“I am the strongest I’ve ever been,” said a confident Heather Moyse, Olympian bobsledder and U of T alumna, on the cusp of the Vancouver Olympics. In fact, her second attempt at the Olympics is filled with a mix of determination, pressure, and excitement.
For Moyse, who is also on the national rugby team, competing in the Olympics was not a priority at first. Rugby is not an Olympic sport, and Moyse had not started bobsledding until four months before the 2006 Olympics. “[Going to the Olympics] was just a blur for me,” she said of her experience in Torino. Missing the podium by a five-hundredth of a second four years ago, the 31-year-old P.E.I. native, having shaken off an injury that set her back at the beginning of this season, is making a comeback with more technique and experience.
At the 2010 Olympics, Moyse will partner with 24-year-old driver Kaillie Humphries, whom she has teamed with since last year. The duo placed second overall in this World Cup season, highlighted by a gold medal finish in Altenberg, Germany. “I have been really, really excited to work with Kaillie this year,” Moyse said. “The chemistry that she and I have is both on and off the ice.”
Today, competing - and winning - at the Olympics still is not really a goal. “It’s more like a challenge,” said the Olympian. “Making a goal like that is a little bit scary. It’s a lot of pressure you’re putting on yourself. To expect something like that is not realistic, because there are no guarantees in sport. It’s really scary when my goal is to get on the podium at the Olympics. That’s the goal of the entire country and the entire world can see, and can see if I am failing, or can see if I am succeeding.”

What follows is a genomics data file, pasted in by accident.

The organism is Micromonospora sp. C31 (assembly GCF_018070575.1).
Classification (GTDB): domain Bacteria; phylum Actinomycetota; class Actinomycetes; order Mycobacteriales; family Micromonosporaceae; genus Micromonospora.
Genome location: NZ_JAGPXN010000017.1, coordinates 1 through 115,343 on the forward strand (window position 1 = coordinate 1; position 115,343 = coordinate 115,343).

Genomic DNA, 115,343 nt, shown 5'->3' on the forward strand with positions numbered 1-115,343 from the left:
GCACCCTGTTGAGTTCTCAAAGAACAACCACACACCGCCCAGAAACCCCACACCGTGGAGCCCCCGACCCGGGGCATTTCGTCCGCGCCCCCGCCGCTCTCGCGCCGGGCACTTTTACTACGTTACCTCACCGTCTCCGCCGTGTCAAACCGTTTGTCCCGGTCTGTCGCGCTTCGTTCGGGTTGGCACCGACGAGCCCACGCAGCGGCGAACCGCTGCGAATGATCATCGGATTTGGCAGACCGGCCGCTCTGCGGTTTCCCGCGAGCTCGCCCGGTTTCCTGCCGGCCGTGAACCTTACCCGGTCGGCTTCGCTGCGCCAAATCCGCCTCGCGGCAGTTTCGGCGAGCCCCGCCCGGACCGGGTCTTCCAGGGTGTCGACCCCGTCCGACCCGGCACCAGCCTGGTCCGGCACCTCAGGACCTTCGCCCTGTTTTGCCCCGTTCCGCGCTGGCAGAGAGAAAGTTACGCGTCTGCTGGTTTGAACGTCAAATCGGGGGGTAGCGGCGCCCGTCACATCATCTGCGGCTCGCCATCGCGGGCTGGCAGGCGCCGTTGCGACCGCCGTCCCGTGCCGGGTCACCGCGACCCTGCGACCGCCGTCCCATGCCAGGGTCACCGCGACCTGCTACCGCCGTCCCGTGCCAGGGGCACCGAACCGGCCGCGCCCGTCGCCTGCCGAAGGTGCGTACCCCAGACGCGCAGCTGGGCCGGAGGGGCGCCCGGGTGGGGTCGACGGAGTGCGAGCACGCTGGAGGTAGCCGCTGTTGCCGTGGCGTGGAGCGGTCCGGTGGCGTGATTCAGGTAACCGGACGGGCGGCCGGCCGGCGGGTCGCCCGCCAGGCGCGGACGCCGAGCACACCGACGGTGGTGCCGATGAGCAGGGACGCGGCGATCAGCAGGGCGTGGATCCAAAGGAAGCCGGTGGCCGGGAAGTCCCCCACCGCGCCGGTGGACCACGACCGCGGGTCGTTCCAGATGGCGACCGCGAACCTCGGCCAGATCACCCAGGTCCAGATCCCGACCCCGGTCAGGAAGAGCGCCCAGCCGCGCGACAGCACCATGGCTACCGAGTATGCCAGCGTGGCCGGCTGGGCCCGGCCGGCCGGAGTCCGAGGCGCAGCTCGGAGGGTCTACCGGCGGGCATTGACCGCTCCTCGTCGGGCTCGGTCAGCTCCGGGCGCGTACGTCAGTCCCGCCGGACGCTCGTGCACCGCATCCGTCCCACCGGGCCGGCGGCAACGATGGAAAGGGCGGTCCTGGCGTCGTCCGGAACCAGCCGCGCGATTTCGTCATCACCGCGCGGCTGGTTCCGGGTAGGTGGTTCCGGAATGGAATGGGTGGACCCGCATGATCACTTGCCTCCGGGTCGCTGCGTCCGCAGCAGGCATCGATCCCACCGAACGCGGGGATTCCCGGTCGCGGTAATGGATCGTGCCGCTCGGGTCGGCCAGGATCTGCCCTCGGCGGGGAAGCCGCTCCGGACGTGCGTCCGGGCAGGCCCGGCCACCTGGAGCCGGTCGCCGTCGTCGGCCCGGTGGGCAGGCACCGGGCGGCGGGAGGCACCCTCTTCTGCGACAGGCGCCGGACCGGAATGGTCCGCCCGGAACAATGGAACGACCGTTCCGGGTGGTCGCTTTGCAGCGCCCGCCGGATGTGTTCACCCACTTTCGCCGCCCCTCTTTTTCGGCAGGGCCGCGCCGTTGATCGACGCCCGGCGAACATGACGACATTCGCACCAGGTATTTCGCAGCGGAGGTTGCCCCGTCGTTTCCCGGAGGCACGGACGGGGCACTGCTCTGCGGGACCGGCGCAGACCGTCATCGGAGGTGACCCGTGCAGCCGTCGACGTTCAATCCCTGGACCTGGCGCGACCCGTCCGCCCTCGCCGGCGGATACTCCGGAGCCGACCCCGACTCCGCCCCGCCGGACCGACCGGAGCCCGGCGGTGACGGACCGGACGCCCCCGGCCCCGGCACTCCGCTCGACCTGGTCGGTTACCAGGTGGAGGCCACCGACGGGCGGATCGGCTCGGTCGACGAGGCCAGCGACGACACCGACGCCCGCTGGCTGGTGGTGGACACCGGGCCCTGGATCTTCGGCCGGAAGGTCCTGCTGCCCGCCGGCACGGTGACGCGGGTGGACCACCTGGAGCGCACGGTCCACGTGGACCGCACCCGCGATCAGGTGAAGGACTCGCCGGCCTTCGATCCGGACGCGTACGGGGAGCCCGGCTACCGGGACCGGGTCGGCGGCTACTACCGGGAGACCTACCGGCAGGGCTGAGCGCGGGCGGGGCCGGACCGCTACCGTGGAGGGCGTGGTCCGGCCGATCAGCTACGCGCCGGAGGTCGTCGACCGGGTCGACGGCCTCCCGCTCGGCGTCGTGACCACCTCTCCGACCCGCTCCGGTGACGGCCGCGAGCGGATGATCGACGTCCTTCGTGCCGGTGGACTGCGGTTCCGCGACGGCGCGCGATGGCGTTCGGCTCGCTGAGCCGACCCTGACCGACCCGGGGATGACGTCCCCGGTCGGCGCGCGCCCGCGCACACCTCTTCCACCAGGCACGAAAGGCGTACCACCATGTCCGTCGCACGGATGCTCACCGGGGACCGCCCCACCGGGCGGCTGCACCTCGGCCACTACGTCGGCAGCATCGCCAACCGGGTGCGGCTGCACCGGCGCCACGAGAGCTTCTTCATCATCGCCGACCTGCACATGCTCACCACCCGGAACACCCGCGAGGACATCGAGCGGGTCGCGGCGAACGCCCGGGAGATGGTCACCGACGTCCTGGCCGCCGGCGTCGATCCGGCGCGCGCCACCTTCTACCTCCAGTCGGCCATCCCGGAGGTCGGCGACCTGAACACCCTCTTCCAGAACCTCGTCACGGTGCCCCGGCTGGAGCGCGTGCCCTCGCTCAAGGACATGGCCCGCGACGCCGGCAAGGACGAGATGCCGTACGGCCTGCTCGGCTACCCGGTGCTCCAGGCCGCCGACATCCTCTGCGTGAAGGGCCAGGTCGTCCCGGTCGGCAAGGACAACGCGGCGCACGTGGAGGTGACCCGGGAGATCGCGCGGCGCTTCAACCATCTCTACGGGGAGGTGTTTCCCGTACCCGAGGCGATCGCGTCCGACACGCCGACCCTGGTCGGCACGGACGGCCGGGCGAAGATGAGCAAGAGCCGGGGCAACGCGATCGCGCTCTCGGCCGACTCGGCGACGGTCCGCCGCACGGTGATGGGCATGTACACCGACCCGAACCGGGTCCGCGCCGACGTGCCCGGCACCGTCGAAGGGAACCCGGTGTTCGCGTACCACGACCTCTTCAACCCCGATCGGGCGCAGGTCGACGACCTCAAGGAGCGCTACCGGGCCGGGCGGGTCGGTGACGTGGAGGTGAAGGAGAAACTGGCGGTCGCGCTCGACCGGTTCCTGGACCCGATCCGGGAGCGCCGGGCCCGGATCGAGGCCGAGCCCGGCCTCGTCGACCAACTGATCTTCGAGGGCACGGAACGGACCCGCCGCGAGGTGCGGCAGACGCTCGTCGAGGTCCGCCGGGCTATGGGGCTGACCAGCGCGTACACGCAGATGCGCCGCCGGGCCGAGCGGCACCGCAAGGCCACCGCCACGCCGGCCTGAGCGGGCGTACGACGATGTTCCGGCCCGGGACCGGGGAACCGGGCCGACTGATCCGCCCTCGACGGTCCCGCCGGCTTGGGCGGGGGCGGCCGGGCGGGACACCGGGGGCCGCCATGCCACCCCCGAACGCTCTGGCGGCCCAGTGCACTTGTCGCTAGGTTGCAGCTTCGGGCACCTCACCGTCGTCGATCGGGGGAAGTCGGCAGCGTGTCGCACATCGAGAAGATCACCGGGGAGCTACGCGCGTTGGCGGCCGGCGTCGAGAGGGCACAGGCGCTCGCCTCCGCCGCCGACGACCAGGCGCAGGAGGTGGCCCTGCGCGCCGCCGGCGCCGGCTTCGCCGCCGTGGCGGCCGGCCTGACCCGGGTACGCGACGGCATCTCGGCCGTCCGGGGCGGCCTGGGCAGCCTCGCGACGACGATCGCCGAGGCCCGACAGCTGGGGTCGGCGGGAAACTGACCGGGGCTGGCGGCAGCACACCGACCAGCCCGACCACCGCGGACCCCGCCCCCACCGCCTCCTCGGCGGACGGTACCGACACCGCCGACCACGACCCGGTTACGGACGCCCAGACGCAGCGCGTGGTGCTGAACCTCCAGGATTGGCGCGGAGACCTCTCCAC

Moyse is already feeling the tremendous pressure, especially because she will be competing on home soil. It comes from "tons of people at home," including family, friends, and sponsors. She does not want to let any of them down. Fortunately, the experienced athlete has her own ways of dealing with pressure, using her home country advantage to improve her results. To compete in front of a “sea of red” is going to give her extra energy. “As long as the energy is channelled into feeling like a good solid push, then I think it’ll become really, really exciting to be home,” she said.
Before every race, Moyse writes down some of her visualizations to change her focus and relieve stress. Whichever country she is in, she likes to go out for steak dinner with her teammates before competing on the next day.
Moyse sees the Olympics as “just another race. The only difference is it just happens to be the only race the rest of the world cares about. My job is the exact same thing that has been every other race I’ve done all year.”
Although Moyse has no long-term, post-Olympic plan, this will probably be her last chance to win an Olympic medal. “I don’t see myself playing to the next Olympics,” said Moyse, who feels tired after a grueling travel schedule. “I am craving a normal life. I am ready to be more settled I guess.”
In the 2006-07 season, Moyse returned to school to finish her M.Sc. in occupational therapy at U of T. “I feel very fortunate that I have a great education behind me,” she said. “I can make choices based on what I feel is right for me, and not because I have to do something. I am very, very lucky.”
But for now, Moyse only wants to focus on what might turn out to be the race of her career. “I do hope to have the best push I’ve ever had in my life,” she said.
The Olympic Women’s Bobsleigh competition takes place Feb. 23-24.